Authentic voices. Remarkable stories. AOL On Originals showcase the passions that make the world a more interesting place.
James Franco loves movies. He loves watching them, acting in them, directing them, and even writing them. And now, he’s going to take some of his favorite movie scenes from the most famous films of all time, and re-imagine them in ways that only James can.
Go behind the scenes with some of the biggest digital celebrities to see what life is like when the blogging and tweeting stops.
The story of punk rock singer Laura Jane Grace of Against Me! who came out as a woman in 2012, and other members of the trans community whose experiences are woefully underrepresented and misunderstood in the media.
Documentary shorts conceived of and directed by famous actors. Jeff Garlin, Katie Holmes, Alia Shawkat, Judy Greer, and James Purefoy
Park Bench is a new kind of "talking show" straight from the mind of born and bred New Yorker and host, Steve Buscemi.
Digital influencer Justine Ezarik (iJustine) is back. After covering the world of wearable tech last season, iJustine is expanding her coverage this year by profiling the hottest tech trends across the country.
A 12 episode documentary series following 5 startup companies competing in the 2013 San Francisco TechCrunch Disrupt Startup Battlefield as they fine tune their products and eventually present in front of a panel of judges in hopes of winning $50,000 in funding.
Enter the graceful but competitive world of ballet through the eyes of executive producer, Sarah Jessica Parker. This behind-the-scenes docudrama reveals what it takes to perform on the ultimate stage, the New York City Ballet. Catch NYCB on stage at Lincoln Center.
Nicole Richie brings her unfiltered sense of humor and unique perspective to life in a new series based on her irreverent twitter feed. The show follows the outspoken celebrity as she shares her perspective on style, parenting, relationships and her journey to adulthood.
Explore what it means to be human as we rush head first into the future through the eyes, creativity, and mind of Tiffany Shlain, acclaimed filmmaker and speaker, founder of The Webby Awards, mother, constant pusher of boundaries and one of Newsweek’s “women shaping the 21st Century.”
Gwyneth Paltrow and Tracy Anderson spend time with women who've overcome hardship, injury, and setbacks to triumph in the face of adversity.
Hank Azaria’s touching, humorous, and often enlightening journey from a man who is not even sure he wants to have kids, to a father going through the joys, trials and tribulations of being a dad.
This year's crop of Juno Award nominees share their excitement over Canada's music honours. Reggae recording nominee Dru ...
says being recognized nationwide is amazing.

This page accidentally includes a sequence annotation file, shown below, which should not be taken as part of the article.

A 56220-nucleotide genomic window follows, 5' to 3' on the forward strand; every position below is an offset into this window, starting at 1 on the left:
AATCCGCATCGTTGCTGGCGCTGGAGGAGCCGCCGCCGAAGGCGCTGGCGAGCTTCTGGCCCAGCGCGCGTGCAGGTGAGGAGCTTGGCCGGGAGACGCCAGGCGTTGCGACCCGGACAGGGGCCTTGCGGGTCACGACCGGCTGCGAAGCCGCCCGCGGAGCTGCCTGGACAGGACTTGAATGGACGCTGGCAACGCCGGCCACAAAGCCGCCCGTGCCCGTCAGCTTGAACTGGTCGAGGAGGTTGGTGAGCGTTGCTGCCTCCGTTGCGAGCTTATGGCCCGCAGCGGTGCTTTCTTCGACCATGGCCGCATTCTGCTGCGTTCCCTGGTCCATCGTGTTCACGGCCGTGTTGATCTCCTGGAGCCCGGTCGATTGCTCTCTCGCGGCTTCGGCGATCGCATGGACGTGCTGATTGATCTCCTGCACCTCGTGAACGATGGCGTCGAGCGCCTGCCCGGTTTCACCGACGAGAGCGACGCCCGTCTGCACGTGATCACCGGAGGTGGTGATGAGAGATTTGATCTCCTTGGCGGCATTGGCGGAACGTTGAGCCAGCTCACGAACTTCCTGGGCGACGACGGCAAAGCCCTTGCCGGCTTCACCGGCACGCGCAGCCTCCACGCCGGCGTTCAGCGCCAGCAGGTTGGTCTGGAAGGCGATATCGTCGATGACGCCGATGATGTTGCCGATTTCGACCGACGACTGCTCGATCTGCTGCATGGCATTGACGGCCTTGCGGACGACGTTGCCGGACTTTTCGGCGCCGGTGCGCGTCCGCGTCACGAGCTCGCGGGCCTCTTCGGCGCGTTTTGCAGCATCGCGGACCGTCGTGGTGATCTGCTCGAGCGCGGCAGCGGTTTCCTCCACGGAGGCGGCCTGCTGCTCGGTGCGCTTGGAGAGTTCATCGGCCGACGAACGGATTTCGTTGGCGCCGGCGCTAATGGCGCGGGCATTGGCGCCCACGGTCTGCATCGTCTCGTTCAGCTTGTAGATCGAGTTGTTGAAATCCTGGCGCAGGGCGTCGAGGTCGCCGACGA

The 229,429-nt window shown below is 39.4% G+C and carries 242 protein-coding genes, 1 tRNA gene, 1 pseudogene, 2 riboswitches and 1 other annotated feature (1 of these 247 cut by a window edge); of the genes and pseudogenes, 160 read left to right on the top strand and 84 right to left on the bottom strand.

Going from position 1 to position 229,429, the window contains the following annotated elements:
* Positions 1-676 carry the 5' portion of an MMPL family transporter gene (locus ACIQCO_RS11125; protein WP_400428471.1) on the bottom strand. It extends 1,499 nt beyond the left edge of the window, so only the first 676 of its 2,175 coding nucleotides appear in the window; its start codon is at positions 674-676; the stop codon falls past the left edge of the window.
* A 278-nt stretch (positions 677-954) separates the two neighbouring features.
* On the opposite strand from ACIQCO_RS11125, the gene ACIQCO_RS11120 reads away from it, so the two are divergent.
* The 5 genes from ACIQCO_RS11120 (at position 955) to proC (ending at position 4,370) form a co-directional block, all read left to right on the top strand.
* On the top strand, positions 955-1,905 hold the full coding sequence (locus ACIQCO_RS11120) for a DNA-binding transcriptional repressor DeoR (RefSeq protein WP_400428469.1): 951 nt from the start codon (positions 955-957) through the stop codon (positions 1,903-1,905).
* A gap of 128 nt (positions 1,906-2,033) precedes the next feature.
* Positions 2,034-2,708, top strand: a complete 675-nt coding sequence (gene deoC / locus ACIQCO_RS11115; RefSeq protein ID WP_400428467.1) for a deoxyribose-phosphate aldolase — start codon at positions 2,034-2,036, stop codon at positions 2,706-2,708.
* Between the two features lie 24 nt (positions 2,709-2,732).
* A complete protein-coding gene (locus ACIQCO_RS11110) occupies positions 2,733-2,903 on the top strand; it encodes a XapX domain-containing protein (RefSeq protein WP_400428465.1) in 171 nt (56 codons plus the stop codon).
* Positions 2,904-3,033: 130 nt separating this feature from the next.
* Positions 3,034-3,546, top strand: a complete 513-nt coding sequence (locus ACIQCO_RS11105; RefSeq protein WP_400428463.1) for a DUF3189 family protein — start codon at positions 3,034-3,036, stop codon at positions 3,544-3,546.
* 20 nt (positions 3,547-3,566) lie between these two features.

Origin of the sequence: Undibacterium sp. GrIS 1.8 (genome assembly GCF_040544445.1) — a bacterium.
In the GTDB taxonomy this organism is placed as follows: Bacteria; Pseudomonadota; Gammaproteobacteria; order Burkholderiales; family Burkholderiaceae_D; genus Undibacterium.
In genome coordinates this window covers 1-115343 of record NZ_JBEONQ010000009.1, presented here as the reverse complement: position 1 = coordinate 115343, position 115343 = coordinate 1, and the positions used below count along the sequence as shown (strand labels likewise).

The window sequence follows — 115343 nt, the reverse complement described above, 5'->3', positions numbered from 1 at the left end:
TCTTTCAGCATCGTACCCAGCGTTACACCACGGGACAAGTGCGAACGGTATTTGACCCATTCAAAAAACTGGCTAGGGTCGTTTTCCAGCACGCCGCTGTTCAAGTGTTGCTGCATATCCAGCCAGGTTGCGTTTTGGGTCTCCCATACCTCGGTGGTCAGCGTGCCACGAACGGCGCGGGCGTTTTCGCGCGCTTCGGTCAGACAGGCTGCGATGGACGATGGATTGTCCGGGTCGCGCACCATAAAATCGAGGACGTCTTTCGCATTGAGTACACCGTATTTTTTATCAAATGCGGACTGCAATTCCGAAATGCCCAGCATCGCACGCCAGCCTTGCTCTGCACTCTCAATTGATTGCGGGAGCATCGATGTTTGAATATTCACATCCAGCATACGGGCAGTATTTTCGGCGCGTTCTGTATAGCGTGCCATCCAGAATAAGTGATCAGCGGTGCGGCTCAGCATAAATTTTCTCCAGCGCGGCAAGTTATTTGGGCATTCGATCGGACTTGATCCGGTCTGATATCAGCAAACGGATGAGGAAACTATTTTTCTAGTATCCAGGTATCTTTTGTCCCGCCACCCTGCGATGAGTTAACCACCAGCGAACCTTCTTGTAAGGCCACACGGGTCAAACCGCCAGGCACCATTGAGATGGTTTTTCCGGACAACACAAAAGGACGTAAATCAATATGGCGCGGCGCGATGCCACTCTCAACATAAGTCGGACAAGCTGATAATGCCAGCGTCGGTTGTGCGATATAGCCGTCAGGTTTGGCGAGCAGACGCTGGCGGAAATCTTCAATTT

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Toronto's Born Ruffians earned a breakthrough group of the year nomination at this year's Juno Awards, after more than a decade of making a name for themselves internationally for their energetic, jangly guitar pop.So just after nominations were announced Tuesday, the band's elated principal members couldn't help but poke fun at the distinction."We've been a band since high school, almost 11 years — it's been a long time. So breaking through after that long is less of a 'breakthrough' and more like softly pawing at the wall," joked bassist Mitch Derosier."Like timid cats trying to get in," chimed in frontman Luke Lalonde."We're coming! Here we come!" added Derosier.Nevertheless, the quartet was pleased to find itself amidst a slate of Juno nominees largely ruled by heavyweights.Montreal's Arcade Fire, whose expansive fourth album "Reflektor" topped charts upon its October release, led the way with six nominations only two years after claiming a leading four Juno trophies, including album and group of the year.The consensus at Tuesday's news conference seemed to be that the ambitious rockers were the ones to beat."We'll be honoured to lose to the Arcade Fire," laughed Wes Marskell of Toronto's the Darcys, whose intricate record "Warring" is nominated alongside "Reflektor" for alternative album of the year.But other front-runners have also been here before.Michael Buble — an 11-time winner and last year's host — earned five nominations including album, single and artist of the year, while five nods also went to Serena Ryder, a four-time winner who nevertheless has to be considered one of the year's only newcomers to the top categories.The other act to finally crack the Junos' upper echelon was Calgary-reared outfit Tegan and Sara. The Quin twins scooped up four nominations for their slick "Heartthrob," a clever pop reinvention that finally propelled the duo near the top of the charts.Other four-time nominees this year included Celine Dion (a 20-time winner), Hedley (now 25-time nominees) and Drake, now a 20-time nominee who wrested an album of the year nomination for "Nothing Was the Same" but whose platinum singles "Started From the Bottom" and "Hold On, We're Going Home" were excluded from recognition.Oddly, Ryder's album — "Harmony" — won last year for adult alternative album of the year and is now nominated for album of the year. Similarly, Classified and David Myles' "Inner Ninja" won rap recording of the year at last year's show — and the duo actually performed the jaunty tune — and now it's nominated for single of the year.Such double-dips are possible because there's always a small overlap between eligibility periods, explained the Juno Awards' manager of awards and special events Laura Bryan. This year's nominees had to release music between Sept. 1, 2012 and Nov. 13, 2013, the same months as the previous year — so any artist who released music during the overlap was allowed to submit again to any category in which they hadn't already received a nomination."Blurred Lines" crooner Robin Thicke — a longtime L.A. resident who pulled in three Juno nominations because he possesses Canadian citizenship by virtue of his actor father, Alan — was announced as a performer at the show, as were Ryder, Tegan and Sara and City and Colour.The host has yet to be announced.This year's nominations were declared at a packed press conference in downtown Toronto, with many of this year's award contenders in attendance — they were invited under semi-mysterious circumstances, with most allowing only cautious optimism that the invitation was a precursor to a nomination."I thought they were just being like: 'Hey, come on out,'" said Halifax-raised electronic album of the year nominee Ryan Hemsworth, a rising star whose remixes of artists including Mikky Ekko, A$AP Rocky and Grimes have won international acclaim."I don't know too much about the inner workings of the Junos — it could have been an evil little twist. ... But I'm very happy they nominated me."After the announcement, the award hopefuls were whisked through a gauntlet of media — typically after sending a flurry of texts to proud loved ones."I told my mother," said Welland, Ont., country singer Daniel Romano, vying for roots & traditional album of the year: solo. "She asked who else was in the category and I haven't written back yet."'Well, who are you up against?' Chill out, ma. It's fine. One step at a time."Others found that those close to them didn't bother waiting for word — adult contemporary album of the year nominee Alysha Brilla, for instance, received a thrilled missive just moments after the announcement from her mother, who was monitoring online."She's like a Jedi," Brilla joked. "She likes knowing everything before me."Even those who had been through the Juno process before buzzed with excitement.Toronto country duo Small Town Pistols received five nominations and one win during their past life as the family trio the Wilkinsons, but the country album of the year nod they received for their inaugural album as a pair left them giddy."It feels different just because we both were very involved in this record," said Tyler Wilkinson. "It's kind of like they took our baby here, our musical baby, and said: 'Hey, it's cute. We like it.'"The Juno Awards (to be broadcast on CTV) will be held on March 30 at the MTS Centre in Winnipeg, and the setting was a much-discussed topic for those at the gathering — including host and "eTalk" personality Devon Soltendieck, who made a crack about long underwear.More light-hearted ribbing followed."It's either really cold or there's a ton of mosquitoes," said Amanda Wilkinson. "We're going to put on our onesies underneath whatever we wear."Added brother Tyler: "I think I might just wear a onesie to the awards."Toronto singer Matt Dusk, nominated for vocal jazz album of the year, was one artist to rise to the Prairie city's defence."Ahh, whatever. It's cold here (too). Just dress warm," he said. "(Winnipeg) is always awesome. You always expect a good, crazy crowd. It's my Winnipeggers, baby."